“I can only speak for myself on this issue. If it’s appropriate to take another look at these names, I’m personally OK with that,” McConnell told reporters, adding that he had not discussed the provision in the defense bill with Trump.

“For myself, with regard to military bases, whatever is ultimately decided I don’t have a problem with,” he added.

House Democrats are expected to include a similar provision that would change Confederate-named military installations in their defense policy bill, which they are expected to start work on later this month. Once the House passes its bill, the two chambers will need to go to a conference committee where they will craft a final version.

Typically, if both the House and Senate include a provision in their respective bills it’s difficult to prevent it from ending up in the final agreement, though Inhofe has said they could try to take the base renaming provision out in the conference committee.

Trump has signaled he’s opposed to changing the names, adding an extra complication to getting the NDAA signed into law.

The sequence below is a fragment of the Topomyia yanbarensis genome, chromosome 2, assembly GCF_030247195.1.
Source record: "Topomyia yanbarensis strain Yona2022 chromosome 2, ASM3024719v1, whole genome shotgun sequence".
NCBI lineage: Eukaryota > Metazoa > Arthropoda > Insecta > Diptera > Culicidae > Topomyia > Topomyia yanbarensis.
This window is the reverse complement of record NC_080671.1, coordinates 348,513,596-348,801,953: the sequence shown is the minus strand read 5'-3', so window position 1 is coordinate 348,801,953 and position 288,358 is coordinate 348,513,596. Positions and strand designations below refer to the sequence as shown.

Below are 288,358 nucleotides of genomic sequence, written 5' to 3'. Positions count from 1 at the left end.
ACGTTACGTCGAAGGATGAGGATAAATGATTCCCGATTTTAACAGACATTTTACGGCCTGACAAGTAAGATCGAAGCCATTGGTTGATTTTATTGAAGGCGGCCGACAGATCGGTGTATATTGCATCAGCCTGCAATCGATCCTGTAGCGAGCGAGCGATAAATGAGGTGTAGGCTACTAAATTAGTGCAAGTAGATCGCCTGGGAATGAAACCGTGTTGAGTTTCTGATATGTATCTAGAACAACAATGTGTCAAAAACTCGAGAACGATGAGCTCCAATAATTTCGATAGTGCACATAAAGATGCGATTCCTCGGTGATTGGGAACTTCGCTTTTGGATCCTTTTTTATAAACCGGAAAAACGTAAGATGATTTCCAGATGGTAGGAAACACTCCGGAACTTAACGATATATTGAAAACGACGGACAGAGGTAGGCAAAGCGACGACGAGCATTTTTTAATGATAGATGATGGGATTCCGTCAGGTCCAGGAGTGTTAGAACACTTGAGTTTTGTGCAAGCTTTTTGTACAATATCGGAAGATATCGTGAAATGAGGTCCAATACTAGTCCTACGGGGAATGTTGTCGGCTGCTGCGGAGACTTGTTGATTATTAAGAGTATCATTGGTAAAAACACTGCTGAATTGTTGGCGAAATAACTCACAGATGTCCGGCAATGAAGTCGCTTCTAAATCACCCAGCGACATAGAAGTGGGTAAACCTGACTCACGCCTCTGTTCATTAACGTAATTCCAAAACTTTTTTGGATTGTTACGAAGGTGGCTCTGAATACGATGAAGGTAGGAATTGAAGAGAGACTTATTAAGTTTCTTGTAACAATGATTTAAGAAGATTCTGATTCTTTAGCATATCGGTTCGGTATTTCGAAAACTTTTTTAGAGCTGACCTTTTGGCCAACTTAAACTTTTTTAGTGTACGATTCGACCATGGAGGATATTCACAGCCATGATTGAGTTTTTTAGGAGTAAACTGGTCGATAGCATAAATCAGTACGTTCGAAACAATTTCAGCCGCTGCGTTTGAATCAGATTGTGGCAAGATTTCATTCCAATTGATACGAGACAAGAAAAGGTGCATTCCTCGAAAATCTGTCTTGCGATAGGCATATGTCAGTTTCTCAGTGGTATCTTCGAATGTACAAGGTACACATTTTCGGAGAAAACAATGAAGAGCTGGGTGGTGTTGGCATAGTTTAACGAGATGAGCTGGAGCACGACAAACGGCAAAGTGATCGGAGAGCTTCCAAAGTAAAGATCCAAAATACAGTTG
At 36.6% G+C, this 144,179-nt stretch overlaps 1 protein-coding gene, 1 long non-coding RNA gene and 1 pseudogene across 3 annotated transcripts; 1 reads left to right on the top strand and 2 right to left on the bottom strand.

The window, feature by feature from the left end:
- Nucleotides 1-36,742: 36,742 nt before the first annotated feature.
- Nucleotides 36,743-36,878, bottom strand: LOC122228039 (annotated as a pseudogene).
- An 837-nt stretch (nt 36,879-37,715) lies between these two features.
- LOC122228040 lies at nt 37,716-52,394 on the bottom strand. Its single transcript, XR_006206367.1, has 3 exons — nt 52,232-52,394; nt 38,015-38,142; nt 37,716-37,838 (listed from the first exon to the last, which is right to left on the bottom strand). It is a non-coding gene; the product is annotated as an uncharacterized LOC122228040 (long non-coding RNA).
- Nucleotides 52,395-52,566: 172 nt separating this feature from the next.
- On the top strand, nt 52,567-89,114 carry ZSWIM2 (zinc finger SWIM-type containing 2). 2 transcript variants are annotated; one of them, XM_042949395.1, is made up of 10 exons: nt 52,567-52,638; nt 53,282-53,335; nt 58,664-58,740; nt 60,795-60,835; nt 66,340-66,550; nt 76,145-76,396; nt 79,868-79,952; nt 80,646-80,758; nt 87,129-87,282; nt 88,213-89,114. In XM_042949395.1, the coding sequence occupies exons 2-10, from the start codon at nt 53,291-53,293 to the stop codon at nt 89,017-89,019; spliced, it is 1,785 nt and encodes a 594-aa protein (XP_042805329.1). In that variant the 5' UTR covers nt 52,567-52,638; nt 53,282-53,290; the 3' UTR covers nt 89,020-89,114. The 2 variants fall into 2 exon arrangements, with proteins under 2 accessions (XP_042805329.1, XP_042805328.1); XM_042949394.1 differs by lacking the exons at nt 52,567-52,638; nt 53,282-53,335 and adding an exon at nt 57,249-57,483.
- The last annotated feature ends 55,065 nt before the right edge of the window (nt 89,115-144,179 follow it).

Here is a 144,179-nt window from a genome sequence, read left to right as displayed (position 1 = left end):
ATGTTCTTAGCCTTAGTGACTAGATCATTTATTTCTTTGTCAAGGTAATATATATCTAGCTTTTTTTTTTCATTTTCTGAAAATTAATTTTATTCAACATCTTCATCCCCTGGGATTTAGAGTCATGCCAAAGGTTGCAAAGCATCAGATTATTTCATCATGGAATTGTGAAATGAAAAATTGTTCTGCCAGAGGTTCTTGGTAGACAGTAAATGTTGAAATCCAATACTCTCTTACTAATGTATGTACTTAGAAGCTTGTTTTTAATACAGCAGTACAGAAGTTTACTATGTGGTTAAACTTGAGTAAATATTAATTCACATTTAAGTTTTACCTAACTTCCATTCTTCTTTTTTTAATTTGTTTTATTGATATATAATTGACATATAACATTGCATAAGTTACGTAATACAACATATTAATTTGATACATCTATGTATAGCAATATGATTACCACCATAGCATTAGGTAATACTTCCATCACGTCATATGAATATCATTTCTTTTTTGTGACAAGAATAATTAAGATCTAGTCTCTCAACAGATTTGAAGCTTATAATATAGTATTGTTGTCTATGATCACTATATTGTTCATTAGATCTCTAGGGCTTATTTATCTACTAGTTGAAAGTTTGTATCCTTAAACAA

“My Administration will not even consider the renaming of these Magnificent and Fabled Military Installations,” Trump tweeted. “Our history as the Greatest Nation in the World will not be tampered with. Respect our Military!”

It’s hardly the first time a president has threatened to veto the defense bill, which typically passes Congress with veto-proof majorities. Former President Obama, for example, repeatedly threatened to veto the bill over restrictions on moving detainees out of Guantánamo Bay. He vetoed the bill once, in 2015, though he signed a subsequent version by the end of the year.

Thune said he didn’t think a veto threat for this year’s NDAA was “insurmountable.”

“Maybe, in time, you know, the president’s position on that based on what he’s hearing and kind of where Congress ends up on this, he may end up, who knows, modifying that, too,” Thune said. “Right now, we’ve got a provision in a bill that at least for right now looks like that’s going to be maybe the new position. We’ve got a lot of legislative process to go through.”

Tags Dick Durbin Donald Trump Jim Inhofe John Kennedy John Thune Josh Hawley Mitch McConnell